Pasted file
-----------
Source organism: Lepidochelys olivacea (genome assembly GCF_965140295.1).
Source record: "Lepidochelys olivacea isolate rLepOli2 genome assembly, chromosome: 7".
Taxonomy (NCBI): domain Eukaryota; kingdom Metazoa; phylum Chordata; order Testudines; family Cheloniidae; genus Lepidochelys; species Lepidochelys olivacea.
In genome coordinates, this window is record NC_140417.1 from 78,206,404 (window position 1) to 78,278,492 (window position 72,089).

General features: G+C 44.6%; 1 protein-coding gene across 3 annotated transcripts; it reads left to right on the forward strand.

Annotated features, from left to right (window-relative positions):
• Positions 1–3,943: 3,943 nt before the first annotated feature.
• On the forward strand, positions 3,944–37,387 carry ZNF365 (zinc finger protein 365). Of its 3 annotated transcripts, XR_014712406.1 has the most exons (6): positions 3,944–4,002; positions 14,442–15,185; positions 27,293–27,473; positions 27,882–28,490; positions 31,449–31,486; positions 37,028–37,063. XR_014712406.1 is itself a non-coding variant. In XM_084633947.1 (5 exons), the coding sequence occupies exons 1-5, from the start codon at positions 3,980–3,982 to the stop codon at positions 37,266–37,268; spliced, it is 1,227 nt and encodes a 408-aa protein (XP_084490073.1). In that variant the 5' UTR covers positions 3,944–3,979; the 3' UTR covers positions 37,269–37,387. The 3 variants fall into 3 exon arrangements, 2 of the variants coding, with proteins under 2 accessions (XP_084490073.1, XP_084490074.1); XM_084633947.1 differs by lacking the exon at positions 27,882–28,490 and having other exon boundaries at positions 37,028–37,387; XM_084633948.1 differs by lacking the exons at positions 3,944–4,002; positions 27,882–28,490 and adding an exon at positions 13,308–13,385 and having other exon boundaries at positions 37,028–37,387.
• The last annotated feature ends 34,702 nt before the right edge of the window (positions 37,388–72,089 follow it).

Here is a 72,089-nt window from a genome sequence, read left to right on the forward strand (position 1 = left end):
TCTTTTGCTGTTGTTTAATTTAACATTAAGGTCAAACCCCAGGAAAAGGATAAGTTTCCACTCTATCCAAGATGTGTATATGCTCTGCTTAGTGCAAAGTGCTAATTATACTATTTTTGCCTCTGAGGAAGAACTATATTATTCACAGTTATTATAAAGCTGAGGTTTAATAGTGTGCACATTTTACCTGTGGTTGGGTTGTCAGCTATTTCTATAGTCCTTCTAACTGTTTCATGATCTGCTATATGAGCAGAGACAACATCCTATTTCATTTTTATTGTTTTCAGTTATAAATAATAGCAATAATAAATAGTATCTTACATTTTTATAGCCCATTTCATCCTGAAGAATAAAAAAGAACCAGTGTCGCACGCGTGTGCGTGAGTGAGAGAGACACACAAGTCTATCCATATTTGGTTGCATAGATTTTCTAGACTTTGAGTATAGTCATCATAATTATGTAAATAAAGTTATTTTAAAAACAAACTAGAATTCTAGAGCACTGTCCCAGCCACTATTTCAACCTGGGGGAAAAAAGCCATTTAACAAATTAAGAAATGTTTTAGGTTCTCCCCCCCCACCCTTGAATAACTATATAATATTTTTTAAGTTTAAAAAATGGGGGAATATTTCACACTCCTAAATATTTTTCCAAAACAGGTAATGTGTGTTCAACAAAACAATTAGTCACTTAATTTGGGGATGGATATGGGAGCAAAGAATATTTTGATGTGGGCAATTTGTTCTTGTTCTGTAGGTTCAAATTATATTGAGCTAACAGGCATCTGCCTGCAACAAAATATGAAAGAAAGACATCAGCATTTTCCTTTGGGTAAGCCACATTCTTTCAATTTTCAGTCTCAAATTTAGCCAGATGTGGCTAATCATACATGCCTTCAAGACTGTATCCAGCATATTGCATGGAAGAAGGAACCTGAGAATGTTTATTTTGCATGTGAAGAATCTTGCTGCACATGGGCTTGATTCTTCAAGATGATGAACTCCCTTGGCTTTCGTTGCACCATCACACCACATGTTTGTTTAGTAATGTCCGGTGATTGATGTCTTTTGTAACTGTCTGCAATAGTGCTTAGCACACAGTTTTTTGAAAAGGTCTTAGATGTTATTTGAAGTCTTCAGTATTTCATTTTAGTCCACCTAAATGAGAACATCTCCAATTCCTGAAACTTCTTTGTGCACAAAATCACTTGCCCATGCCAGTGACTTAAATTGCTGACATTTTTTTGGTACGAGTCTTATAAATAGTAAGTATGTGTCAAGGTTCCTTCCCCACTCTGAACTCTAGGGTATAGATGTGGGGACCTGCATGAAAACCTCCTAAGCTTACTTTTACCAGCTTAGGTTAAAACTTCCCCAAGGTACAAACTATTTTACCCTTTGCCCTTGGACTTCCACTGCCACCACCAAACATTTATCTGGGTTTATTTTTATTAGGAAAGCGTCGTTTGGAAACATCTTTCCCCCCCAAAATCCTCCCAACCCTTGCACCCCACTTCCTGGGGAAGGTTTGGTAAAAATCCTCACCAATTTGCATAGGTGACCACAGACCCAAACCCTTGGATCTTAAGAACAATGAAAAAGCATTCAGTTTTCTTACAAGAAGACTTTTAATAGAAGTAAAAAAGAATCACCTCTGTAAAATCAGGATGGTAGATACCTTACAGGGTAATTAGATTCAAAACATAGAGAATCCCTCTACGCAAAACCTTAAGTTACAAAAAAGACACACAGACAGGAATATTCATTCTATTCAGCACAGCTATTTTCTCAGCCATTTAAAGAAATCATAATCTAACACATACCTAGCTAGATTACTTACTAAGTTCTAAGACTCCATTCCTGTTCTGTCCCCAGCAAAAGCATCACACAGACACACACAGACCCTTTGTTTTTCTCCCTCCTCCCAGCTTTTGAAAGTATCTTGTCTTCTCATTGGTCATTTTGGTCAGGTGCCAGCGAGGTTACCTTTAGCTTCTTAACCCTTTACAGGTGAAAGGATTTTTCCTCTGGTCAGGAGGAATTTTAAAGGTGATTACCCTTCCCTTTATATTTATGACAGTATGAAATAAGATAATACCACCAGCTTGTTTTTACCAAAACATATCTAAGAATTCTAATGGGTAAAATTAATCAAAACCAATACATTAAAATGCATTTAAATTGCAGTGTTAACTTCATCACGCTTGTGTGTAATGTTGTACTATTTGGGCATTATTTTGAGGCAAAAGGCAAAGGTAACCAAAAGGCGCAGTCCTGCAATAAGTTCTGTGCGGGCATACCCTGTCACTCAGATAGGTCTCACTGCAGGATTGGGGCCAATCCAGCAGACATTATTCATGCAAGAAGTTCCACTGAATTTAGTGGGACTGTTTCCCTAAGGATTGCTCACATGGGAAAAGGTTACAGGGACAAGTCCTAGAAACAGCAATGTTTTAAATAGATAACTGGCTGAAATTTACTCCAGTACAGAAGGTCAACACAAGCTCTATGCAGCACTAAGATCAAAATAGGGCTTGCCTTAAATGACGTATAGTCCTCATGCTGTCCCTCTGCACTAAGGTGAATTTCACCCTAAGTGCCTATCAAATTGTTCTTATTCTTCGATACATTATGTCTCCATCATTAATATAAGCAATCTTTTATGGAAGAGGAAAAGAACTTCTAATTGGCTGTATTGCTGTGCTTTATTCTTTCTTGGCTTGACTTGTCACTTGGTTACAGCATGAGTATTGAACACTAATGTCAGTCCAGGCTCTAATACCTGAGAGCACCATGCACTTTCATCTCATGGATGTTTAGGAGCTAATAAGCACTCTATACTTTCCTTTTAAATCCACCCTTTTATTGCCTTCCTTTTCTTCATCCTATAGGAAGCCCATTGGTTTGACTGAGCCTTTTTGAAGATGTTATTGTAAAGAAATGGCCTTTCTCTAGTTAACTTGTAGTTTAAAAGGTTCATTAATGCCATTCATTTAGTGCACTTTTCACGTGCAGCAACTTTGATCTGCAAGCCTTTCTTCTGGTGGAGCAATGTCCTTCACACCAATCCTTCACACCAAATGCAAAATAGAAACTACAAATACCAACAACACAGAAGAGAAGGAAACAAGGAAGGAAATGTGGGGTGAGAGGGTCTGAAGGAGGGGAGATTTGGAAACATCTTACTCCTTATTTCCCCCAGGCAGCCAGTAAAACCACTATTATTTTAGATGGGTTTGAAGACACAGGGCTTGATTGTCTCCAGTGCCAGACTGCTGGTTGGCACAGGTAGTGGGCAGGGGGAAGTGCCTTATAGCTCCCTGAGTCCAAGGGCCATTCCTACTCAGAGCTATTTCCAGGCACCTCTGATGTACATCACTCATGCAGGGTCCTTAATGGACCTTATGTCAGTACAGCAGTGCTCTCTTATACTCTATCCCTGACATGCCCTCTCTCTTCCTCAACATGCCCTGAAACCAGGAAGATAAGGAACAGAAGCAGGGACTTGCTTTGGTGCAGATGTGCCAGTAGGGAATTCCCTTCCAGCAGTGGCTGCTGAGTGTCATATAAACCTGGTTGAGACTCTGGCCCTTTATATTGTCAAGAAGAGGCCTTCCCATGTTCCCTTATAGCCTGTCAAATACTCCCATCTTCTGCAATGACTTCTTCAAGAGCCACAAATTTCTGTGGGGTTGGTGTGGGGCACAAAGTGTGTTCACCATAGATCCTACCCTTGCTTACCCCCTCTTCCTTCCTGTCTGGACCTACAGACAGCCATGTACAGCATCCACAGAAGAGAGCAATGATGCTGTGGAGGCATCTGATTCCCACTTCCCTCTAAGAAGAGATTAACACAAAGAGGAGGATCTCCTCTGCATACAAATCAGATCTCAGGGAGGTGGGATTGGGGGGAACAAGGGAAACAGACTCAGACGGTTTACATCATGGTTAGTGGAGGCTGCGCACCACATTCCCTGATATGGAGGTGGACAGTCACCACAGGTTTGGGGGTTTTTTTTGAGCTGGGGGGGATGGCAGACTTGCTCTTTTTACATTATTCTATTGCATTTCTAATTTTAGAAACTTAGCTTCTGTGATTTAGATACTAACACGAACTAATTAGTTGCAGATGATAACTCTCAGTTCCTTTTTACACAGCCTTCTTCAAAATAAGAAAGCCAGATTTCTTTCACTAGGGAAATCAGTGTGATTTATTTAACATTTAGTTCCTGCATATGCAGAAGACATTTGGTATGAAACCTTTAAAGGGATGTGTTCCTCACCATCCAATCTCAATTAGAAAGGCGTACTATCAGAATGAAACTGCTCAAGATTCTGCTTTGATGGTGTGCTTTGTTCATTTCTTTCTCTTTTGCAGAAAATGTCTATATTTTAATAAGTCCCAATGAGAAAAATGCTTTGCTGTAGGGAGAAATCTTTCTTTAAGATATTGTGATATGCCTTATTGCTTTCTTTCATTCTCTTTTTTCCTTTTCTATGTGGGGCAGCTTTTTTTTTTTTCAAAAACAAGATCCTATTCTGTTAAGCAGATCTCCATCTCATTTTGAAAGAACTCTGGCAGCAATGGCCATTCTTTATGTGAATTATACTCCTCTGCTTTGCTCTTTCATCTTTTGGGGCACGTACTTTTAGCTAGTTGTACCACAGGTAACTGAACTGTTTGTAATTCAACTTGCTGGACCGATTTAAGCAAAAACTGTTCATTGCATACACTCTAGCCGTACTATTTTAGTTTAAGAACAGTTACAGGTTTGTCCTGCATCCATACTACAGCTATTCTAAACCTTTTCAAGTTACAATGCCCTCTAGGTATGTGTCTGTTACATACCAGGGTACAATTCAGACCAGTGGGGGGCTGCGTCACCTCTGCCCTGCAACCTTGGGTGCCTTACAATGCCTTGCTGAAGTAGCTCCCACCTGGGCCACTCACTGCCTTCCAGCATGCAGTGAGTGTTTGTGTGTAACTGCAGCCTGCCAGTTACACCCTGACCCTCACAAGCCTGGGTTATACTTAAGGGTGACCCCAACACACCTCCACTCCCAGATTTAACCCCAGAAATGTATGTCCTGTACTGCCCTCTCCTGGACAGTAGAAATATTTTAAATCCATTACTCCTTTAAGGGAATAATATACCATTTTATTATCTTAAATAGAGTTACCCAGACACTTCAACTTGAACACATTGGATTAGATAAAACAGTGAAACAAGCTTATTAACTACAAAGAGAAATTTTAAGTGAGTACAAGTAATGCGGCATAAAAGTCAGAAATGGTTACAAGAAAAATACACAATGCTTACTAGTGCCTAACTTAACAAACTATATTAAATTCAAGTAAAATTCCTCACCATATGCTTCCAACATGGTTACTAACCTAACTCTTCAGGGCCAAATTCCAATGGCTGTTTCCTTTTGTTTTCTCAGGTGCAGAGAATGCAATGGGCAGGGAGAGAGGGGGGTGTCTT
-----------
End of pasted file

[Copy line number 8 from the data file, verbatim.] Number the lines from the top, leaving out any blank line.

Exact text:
• On the forward strand, positions 3,944–37,387 carry ZNF365 (zinc finger protein 365). Of its 3 annotated transcripts, XR_014712406.1 has the most exons (6): positions 3,944–4,002; positions 14,442–15,185; positions 27,293–27,473; positions 27,882–28,490; positions 31,449–31,486; positions 37,028–37,063. XR_014712406.1 is itself a non-coding variant. In XM_084633947.1 (5 exons), the coding sequence occupies exons 1-5, from the start codon at positions 3,980–3,982 to the stop codon at positions 37,266–37,268; spliced, it is 1,227 nt and encodes a 408-aa protein (XP_084490073.1). In that variant the 5' UTR covers positions 3,944–3,979; the 3' UTR covers positions 37,269–37,387. The 3 variants fall into 3 exon arrangements, 2 of the variants coding, with proteins under 2 accessions (XP_084490073.1, XP_084490074.1); XM_084633947.1 differs by lacking the exon at positions 27,882–28,490 and having other exon boundaries at positions 37,028–37,387; XM_084633948.1 differs by lacking the exons at positions 3,944–4,002; positions 27,882–28,490 and adding an exon at positions 13,308–13,385 and having other exon boundaries at positions 37,028–37,387.